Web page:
How to Select the fresh pecans Georgia
Georgia is known for its beautiful landscapes and delicious food. The fresh pecans of Georgia, however, stand out from all the rest. But how do you find fresh-shelled Georgia pecans?
The freshness of pecans pretty much depends upon the process from the harvesting site, where everything is managed. There are many price points for pecans, but in many cases, the price reflects the quality. When it comes to nuts, you get what you pay for. A certification process is also conducted every year for the best Georgia pecan growers.
However, there can be a lot of confusion when it comes to picking out fresh pecans Georgia. In addition to the many different varieties, there are also many different sizes of pecans available in the market.
Pecans that are fresh and raw have a much more distinctive flavor than those that come from a can. The basic thumb rule to determine the freshest pecans is you should look for a light, bright color. The color of the pecan may indicate either the pecan is old or it has not been stored correctly, causing it to become rancid.
Checklist for what to look for:
- There are many different sections of a supermarket where pecans can be found, including the baking aisle, the produce section, and the snack aisle with other nuts.
- You must visit the market during pecan harvest and the holiday season which is from October to December.
- This time grocery stores are specially stocked with them. In spite of this, pecans are readily available all year round.
Types of Pecans
Pecans come in over 1,000 varieties, but most of the pecans grown in the United States are from a few dozen varieties. Pecan varieties or cultivars are often named after Native American tribes, such as Wichita, Cheyenne, Sioux, and Apache, to honor the pecan's history as an indigenous nut.
Pecans can be found shelled or unshelled, as with most nuts. There are shelled pecans available in halves or pieces, raw or roasted (oil- or dry-roasted), salted or unsalted.
There are also glazed and flavored varieties of pecans available in bags, single-serve pouches, and resealable containers. You can also find a number of pecan-based products available, such as pecan oil, pecan butter, pecan milk, and pecan meal.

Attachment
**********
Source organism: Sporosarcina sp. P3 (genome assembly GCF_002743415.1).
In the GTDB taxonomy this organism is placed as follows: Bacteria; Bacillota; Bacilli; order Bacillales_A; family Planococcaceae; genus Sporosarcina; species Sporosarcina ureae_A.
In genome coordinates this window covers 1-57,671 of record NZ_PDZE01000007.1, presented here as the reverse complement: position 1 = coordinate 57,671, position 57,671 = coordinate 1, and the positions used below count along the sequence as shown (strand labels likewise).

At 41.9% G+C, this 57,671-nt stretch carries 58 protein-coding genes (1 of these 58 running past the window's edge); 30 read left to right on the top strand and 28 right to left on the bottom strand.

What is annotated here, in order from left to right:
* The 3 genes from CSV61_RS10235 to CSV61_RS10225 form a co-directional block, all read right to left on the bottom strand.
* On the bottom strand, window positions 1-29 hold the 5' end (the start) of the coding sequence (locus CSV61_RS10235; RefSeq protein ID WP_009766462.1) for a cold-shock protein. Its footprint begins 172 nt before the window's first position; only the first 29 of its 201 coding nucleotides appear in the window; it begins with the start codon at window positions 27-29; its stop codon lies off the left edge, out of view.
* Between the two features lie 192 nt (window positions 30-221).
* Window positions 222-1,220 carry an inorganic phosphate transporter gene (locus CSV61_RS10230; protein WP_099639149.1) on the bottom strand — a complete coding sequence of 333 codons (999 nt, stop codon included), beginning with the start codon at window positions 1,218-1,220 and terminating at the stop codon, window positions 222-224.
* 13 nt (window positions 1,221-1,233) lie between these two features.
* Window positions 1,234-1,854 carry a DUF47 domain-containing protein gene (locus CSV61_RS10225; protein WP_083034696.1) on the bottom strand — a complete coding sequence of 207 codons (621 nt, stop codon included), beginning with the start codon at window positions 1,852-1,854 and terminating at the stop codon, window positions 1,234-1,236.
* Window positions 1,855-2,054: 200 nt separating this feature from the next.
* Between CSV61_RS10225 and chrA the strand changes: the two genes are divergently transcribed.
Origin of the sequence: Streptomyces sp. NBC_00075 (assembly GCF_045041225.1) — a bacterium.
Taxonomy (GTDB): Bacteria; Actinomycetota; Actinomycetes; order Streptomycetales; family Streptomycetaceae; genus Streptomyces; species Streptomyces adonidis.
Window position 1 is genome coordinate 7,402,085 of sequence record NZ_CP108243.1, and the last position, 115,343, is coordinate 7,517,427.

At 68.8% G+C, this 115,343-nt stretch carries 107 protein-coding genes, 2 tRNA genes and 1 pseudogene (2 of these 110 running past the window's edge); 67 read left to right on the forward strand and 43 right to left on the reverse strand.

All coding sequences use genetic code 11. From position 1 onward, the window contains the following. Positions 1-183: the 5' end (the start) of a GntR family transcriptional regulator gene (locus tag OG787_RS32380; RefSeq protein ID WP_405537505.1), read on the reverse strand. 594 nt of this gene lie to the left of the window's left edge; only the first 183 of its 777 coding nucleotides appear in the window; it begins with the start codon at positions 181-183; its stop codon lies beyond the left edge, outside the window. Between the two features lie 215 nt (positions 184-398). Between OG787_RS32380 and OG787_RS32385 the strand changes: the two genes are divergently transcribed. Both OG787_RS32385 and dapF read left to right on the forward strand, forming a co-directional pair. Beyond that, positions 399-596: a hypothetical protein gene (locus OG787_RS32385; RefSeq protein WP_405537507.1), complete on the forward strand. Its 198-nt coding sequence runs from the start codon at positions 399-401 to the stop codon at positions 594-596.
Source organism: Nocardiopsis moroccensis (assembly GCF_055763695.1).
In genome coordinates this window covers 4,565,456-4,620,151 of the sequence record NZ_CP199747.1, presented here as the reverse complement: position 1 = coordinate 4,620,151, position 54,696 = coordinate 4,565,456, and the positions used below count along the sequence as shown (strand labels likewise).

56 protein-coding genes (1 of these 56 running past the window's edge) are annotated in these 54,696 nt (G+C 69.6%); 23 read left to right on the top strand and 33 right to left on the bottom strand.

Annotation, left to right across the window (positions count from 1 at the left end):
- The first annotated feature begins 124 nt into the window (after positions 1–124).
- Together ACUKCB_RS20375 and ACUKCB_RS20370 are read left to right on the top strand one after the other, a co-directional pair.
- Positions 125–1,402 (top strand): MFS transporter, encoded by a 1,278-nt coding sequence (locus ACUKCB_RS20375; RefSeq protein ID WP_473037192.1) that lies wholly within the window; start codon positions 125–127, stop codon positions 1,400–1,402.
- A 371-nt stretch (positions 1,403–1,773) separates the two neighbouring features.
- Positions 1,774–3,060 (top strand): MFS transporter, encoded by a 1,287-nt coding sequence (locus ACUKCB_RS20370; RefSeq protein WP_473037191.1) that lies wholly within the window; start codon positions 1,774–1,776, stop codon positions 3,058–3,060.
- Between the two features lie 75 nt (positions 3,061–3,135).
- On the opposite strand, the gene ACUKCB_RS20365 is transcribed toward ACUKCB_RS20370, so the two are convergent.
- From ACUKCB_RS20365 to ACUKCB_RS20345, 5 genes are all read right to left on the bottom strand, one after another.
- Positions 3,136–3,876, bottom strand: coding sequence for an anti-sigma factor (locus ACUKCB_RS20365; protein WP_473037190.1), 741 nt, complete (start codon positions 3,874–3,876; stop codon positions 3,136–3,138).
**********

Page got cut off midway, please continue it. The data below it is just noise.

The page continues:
Pecans packaged in shells should be labeled with a freshness date. Kernels should be plump, golden brown, and uniform in size if you can see them.
Moreover, native pecan trees grow naturally in groves near rivers and creeks, known as wild or native pecans. In contrast to newer varieties or cultivars of pecans that have been planted in orchards, wild pecans account for about 30 percent of the U.S. pecan crop. There are some brands that specify "native" or "wild-harvested." Wild pecans can be found in some retail outlets and ordered online.
The variety of pecan you buy won't appear on the package label, but you'll notice the size and color differences, which are the main differences among shelled pecans. These pecans can range from golden brown to amber in color.
Buying and storing:
You can buy pecans in many different forms, including vacuum-packed jars, sealed plastic bags, cans, or whole in the shell. The freshest and most flavorful pecans are those that are whole in the shell. Look for nuts that are heavy for their size and do not rattle when shaken when choosing whole unshelled pecans. The shells shouldn't have any cracks or holes.
Fresh-shelled Georgia pecans absorb odors and turn rancid quickly. They can be stored in the refrigerator for up to 6 months in a sealed container.
Pecans without shells can be stored at room temperature for three months or frozen for up to one year in moisture-vapor-proof bags or plastic containers.
In moisture-vapor-proof bags, freezer jars, or plastic containers, shelled or cracked pecans can be frozen.
You can find fresh-shelled Georgia pecans on Mascotpecans. We sell Chocolate Covered Pecans, Caramel pecan, Clusters Glazed pecan, and much more.